Not content with search, advertising, messaging and email, web giant Google has opened a new front in its war against Microsoft for the eyeballs of the world with plans to roll out a free web-based word processor after acquiring a Web 2.0 company called Upstartle. The move could allow Google to take Microsoft’s US$11.5bn Office business in the flank.
In its respective blogs Google and Silicon Valley-based Upstartle confirmed the acquisition.
The acquisition will enable Google to deploy Upstartle’s Writely online word-processing technology, which is based on the Web 2.0 application AJAX.
Jen Mazzon of Google’s Writely team described the technology as a collaborative word processor that runs on a web browser.
In her blog, Mazzon says that Writely is still in beta format and that the technology will enable web users to access their documents from anywhere on the web. “Everyone told us it was crazy to try and give people a way to access their documents from anywhere, not to mention share documents instantly or collaborate online within their browsers. But that’s exactly what we did. Since we launched the Writely beta in August 2005 many thousands of people have registered and all of them came through word of mouth (and blog).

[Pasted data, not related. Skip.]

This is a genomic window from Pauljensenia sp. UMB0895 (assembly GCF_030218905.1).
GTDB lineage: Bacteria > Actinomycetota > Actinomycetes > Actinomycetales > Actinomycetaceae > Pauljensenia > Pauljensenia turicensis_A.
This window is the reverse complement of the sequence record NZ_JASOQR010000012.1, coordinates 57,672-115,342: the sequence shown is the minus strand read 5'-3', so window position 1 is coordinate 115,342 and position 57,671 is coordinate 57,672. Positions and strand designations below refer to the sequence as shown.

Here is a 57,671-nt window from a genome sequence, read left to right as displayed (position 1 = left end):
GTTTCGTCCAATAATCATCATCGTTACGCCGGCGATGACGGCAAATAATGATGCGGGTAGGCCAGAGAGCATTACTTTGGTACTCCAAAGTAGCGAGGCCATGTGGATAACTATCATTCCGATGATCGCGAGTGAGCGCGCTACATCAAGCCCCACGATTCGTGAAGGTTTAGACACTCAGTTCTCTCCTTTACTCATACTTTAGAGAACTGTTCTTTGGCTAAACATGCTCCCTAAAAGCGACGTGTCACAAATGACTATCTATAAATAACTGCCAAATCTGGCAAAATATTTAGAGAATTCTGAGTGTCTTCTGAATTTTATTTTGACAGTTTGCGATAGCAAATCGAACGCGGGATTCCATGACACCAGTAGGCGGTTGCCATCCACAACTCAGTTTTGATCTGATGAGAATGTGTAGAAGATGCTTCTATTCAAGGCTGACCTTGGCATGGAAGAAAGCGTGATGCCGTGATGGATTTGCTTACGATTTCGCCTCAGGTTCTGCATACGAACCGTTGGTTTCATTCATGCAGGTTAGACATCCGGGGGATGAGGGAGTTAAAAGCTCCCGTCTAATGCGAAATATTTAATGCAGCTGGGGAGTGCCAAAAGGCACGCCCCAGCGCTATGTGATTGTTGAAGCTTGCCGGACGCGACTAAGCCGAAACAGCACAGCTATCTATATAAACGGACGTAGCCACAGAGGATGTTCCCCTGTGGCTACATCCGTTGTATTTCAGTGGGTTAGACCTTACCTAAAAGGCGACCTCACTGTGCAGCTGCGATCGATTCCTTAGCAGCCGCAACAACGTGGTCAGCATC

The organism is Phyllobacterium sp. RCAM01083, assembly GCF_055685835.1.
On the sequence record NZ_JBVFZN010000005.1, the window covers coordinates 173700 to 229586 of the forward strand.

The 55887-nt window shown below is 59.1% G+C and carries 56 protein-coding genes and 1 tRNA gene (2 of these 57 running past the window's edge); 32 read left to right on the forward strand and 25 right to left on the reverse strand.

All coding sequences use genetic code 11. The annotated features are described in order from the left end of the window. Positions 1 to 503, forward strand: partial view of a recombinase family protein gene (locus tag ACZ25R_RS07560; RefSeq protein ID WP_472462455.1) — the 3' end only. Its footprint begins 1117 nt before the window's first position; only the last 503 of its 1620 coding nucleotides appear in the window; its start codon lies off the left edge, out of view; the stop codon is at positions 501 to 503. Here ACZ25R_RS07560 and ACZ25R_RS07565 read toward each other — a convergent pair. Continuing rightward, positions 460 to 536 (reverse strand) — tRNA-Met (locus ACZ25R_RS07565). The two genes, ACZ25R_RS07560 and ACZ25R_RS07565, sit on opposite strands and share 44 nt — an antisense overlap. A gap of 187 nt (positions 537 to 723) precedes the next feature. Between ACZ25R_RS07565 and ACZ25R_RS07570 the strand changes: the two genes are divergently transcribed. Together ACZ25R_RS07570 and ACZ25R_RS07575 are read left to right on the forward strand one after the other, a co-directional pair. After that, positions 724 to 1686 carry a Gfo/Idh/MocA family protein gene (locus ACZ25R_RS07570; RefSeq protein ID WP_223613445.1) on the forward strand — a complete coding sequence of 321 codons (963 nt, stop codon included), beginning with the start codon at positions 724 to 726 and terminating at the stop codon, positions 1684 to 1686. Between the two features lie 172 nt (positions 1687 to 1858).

“To be clear, Writely is still in beta and it’s far from perfect. Upholding our great user experience means everything to us so we’re not accepting new registrations until we’ve moved Writely to Google’s software architecture,” Mazzon says.
She pointed to a waitlist that interested web users can join at: http://www2.writely.com/info/WritelyOverflowWelcome.htm.
As well as the forthcoming word processor product, Google already offers email programme Gmail with 2.6GB of storage space, web publishing via Blogspot, homepages through Googlepages and an online calendar programme called CL2 is in development.
By John Kennedy
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